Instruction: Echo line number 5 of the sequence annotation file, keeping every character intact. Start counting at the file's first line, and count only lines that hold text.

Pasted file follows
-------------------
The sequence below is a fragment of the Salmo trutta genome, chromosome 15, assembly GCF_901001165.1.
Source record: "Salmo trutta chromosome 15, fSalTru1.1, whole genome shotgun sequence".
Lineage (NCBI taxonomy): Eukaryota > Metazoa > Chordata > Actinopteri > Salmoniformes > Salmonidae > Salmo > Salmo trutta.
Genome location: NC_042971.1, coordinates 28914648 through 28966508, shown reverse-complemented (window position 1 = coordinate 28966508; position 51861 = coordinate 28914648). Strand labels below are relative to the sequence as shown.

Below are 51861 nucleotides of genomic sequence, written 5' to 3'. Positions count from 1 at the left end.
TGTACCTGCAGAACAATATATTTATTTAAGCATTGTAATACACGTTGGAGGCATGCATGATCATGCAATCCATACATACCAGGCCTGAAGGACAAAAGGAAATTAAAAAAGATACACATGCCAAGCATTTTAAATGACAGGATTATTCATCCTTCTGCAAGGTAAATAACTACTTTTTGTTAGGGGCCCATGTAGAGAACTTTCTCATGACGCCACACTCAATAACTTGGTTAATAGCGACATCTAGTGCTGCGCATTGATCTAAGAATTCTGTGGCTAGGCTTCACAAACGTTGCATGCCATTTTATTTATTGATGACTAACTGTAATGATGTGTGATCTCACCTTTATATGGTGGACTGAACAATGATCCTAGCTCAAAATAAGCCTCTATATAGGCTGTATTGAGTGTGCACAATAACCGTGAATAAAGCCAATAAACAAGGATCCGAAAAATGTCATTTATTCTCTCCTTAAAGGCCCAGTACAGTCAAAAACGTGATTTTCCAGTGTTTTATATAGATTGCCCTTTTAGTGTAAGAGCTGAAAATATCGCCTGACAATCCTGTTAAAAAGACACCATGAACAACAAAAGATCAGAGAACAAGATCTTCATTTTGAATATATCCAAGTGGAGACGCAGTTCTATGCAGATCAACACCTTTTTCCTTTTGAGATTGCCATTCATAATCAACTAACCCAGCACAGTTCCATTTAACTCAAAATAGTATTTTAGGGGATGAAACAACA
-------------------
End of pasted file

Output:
Below are 51861 nucleotides of genomic sequence, written 5' to 3'. Positions count from 1 at the left end.